The original Ugly Duckling
Born in Denmark on April 2, 1805, Hans Christian Andersen is being honored with festivals, exhibits, symphonies and theatricals in a yearlong worldwide celebration of his bicentenary (www.hca2005.com). Timed to these events, “Hans Christian Andersen: A New Life,” by Jens Andersen (no relation to Hans Christian) lives up to its subtitle’s promise. Those who know the writer only from Danny Kaye’s cheery screen presentation may be shocked.
This new biography also provides a stark contrast with Andersen’s autobiography, “The Fairy Tale of My Life,” in which he presents a version of his childhood that is all sweetness and light. In fact, his hometown of Odense was a venal backwater. If there was sweetness in the air, it came from the open sewers, and if there were lights, they were mostly red; Andersen’s mother and half-sister worked as prostitutes. It was also a town where this tall and homely geek was frequently taunted for his girlish voice.
Undaunted, young Andersen marched off to Copenhagen to make his way. The ungainly youth outdid today’s Hollywood waiters who foist scripts on dining celebrities; he stalked the well-to-do, crashing their salons to recite his poetry and perform impromptu theatricals. The high and mighty of the Romantic period, inspired by Jean-Jacques Rousseau’s writings extolling the “noble savage,” welcomed this intrusion, seeing the peasant not as a rube but as an innocent and natural genius, even if untutored and unlettered.
With the help of patrons, then, the 17-year-old Andersen was sent to school to learn his ABCs. Five years older than his classmates and more than a foot taller, he was mercilessly badgered by a headmaster bent on disabusing the boy of his conviction that he was a writer of unrecognized talent. Like the poor creature in “The Ugly Duckling,” he was pecked at and ridiculed; like the duckling, he took refuge in the belief that he was only misunderstood, and actually a swan.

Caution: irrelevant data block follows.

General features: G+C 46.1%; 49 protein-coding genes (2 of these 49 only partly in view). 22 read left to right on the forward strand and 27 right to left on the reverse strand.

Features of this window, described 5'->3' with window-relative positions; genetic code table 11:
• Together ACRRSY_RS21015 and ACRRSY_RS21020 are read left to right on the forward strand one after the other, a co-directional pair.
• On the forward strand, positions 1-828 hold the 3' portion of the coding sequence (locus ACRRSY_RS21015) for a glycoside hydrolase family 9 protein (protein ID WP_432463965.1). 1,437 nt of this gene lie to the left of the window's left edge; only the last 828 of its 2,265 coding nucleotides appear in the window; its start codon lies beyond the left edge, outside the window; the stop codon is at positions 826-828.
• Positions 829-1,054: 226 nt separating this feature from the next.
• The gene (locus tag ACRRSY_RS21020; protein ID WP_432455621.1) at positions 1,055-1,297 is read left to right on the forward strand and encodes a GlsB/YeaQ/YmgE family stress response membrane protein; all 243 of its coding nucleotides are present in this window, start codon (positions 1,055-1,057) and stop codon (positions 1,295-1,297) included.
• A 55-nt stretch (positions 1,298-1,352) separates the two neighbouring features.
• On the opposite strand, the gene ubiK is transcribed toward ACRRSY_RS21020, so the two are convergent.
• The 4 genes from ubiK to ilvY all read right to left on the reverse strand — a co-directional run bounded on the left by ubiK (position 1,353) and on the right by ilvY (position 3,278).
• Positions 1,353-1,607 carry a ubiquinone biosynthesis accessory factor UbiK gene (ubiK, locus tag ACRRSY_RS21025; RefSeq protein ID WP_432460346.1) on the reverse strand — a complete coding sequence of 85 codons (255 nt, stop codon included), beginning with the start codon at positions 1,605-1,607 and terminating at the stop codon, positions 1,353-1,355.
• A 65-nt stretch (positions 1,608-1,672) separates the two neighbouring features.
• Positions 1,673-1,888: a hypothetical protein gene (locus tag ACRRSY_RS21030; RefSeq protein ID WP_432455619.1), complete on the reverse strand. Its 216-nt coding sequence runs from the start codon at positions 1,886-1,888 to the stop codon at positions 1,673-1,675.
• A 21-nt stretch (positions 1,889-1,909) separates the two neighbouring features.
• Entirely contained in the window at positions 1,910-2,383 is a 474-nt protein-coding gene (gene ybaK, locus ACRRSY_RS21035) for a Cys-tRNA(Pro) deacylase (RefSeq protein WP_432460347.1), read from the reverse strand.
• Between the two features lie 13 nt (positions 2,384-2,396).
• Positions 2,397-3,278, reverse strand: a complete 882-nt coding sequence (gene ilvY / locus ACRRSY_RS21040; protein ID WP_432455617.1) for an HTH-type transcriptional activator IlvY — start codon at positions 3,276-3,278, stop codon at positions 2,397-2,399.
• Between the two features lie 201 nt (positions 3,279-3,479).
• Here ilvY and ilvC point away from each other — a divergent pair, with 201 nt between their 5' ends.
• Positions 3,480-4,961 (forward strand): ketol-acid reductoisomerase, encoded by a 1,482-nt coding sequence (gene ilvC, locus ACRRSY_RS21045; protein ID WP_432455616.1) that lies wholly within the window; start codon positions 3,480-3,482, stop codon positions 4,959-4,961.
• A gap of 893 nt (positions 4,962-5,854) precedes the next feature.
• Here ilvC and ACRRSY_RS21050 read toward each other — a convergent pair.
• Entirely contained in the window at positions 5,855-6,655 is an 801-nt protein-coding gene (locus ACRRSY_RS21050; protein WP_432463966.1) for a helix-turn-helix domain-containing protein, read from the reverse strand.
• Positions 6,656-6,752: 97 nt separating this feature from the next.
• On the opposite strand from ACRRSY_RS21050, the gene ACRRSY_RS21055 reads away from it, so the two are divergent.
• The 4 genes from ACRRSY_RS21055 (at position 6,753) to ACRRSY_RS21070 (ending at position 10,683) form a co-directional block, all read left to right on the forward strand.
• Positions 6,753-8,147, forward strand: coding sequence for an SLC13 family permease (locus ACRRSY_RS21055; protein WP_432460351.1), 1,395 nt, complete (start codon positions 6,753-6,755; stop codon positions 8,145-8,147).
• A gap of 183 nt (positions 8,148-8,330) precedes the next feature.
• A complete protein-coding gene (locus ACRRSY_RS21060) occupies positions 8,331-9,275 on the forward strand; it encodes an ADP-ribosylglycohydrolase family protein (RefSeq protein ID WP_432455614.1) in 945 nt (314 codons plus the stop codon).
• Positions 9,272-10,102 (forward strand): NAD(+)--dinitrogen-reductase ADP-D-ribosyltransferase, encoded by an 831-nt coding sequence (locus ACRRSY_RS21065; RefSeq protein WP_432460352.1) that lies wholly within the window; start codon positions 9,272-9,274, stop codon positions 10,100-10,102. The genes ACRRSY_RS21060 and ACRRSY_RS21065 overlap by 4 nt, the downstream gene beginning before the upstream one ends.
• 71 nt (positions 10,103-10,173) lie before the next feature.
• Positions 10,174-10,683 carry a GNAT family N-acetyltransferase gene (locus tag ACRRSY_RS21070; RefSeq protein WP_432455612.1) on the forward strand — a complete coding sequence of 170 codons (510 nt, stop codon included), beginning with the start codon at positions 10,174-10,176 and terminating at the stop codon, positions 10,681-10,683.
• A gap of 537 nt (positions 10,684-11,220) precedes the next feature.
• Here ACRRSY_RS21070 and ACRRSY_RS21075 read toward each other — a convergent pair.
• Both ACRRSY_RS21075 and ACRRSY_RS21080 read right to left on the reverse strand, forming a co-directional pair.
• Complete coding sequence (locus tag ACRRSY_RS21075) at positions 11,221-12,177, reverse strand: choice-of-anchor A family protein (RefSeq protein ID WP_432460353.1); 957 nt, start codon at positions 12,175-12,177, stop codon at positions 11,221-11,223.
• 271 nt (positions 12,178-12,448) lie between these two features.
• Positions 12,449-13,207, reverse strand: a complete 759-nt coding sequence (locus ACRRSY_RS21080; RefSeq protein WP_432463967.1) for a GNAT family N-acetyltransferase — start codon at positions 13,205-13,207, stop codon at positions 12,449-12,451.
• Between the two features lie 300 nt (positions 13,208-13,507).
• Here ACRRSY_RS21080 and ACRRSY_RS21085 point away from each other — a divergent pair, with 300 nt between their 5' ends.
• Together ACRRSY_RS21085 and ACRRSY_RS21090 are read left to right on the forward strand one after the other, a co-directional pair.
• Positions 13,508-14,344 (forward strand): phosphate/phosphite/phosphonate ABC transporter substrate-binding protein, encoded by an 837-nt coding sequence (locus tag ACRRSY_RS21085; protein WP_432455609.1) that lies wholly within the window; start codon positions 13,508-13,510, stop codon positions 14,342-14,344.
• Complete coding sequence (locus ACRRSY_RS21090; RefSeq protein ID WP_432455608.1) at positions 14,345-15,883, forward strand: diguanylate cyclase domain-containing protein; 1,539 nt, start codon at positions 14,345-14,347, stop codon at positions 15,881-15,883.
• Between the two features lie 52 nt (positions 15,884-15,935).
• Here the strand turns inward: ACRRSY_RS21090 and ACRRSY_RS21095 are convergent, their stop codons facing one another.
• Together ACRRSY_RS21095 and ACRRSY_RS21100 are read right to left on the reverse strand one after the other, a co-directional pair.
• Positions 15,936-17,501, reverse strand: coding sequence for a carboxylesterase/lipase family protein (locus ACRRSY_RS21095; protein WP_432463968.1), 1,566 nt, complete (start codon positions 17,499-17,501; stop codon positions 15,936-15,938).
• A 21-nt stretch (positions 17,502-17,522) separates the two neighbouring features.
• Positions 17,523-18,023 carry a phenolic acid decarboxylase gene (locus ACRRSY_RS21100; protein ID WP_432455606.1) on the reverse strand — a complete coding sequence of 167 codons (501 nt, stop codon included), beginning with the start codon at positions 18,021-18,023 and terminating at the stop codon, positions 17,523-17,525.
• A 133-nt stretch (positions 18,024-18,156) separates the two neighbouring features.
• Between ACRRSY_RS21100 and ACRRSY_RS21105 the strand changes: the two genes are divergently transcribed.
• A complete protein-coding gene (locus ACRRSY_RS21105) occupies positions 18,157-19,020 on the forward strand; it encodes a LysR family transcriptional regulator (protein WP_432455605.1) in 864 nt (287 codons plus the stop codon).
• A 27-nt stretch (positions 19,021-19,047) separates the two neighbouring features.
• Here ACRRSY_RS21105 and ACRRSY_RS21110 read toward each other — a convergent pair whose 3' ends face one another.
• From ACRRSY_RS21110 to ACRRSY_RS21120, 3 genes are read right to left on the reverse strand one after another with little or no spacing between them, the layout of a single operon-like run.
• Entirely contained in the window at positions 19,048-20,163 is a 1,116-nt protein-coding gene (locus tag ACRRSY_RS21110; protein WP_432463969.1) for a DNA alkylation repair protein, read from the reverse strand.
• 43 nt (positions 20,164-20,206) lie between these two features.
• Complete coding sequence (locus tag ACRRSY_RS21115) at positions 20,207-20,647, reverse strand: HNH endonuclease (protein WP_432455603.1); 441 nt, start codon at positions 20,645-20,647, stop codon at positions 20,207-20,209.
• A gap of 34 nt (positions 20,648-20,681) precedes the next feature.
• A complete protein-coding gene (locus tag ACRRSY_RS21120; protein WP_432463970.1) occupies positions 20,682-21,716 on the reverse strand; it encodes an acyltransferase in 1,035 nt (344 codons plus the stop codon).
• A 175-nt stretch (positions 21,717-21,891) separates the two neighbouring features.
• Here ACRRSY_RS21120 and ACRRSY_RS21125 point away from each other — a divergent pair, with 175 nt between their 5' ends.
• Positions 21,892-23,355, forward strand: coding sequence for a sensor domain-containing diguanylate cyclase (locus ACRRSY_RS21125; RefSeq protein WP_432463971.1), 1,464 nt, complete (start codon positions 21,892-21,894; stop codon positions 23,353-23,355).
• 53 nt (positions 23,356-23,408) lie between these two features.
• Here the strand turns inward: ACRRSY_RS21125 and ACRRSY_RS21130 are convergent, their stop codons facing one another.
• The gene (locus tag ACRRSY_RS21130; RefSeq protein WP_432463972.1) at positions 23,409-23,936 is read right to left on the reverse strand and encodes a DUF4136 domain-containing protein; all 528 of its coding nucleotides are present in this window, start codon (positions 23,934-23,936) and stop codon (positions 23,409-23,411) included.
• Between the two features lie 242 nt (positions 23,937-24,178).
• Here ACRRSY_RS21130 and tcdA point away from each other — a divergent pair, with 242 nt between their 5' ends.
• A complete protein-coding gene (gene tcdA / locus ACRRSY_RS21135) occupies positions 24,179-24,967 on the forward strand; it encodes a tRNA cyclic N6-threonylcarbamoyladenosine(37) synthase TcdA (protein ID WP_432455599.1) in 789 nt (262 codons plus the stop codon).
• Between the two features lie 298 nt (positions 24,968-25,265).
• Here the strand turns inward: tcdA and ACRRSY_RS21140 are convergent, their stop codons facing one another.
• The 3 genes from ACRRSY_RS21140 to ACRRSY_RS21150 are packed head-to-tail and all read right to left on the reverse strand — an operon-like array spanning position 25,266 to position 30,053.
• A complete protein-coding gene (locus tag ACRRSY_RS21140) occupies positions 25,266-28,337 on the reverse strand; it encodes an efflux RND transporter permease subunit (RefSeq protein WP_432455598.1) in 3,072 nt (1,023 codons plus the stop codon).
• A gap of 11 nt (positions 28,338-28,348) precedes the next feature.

Leaving school, Andersen began his tortured and ambiguous love life. His great sorrow when neighbor Riborg Voigt married seems to have been contrived: She knew little of his romantic hopes; he preferred the role of disappointed lover. For decades his great love was Edvard Collin, on whom he had an unrequited homoerotic crush. Though willing to be his friend, Collin frequently criticized Andersen for “unmanly” behavior; for his part, Andersen vacillated between wanting kisses and agreeing to a “spiritual” relationship, often apologizing for his “semi-womanly” outbursts. Collin’s later marriage sheds a new light on the tale “The Little Mermaid,” where a semi-womanly sea creature watches the marriage of the prince to another and thinks, “He should have married me.”
With growing fame, Andersen became the honored guest at homes and castles throughout Europe. If we were to believe his accounts, he was the favorite of the drawing room, where he entertained young and old with his stories. His five weeks with the family of Charles Dickens suggest otherwise; he was to visit only a few days, but, according to Dickens’ daughter, "[h]e was a bony bore, and stayed on and on.”
In middle age, Andersen fell in love with the opera singer Jenny Lind, the most beautiful woman in Europe. It was another hopeless and unrequited affair. She preferred him as a “brother,” and her homely swain retreated. His biographer suggests that Lind’s icy treatment is pictured in “The Snow Queen,” especially the fairy tale’s surprisingly regressive conclusion in which the grown Kay and Gerda become, once more, asexual childhood comrades and Andersen trots out a passage from the Bible by way of baffling explanation: “Unless ye become as little children, ye shall not enter the Kingdom of Heaven.”
Andersen seems to have died a virgin, even though in his later years he visited brothels on four occasions, each time only talking with a naked prostitute and then fleeing in religious guilt. Coupled with sexual fear was his apparent conviction that a loss of innocence would spell the end of his literary gifts. Describing Andersen’s last days, his biographer concludes with a statement that is simultaneously an explanation of those remarkable gifts and the tragedy of his life: “He never grew up.” Some 200 years later, readers can learn in this masterful and comprehensive biography that those beloved tales came at a considerable personal price. *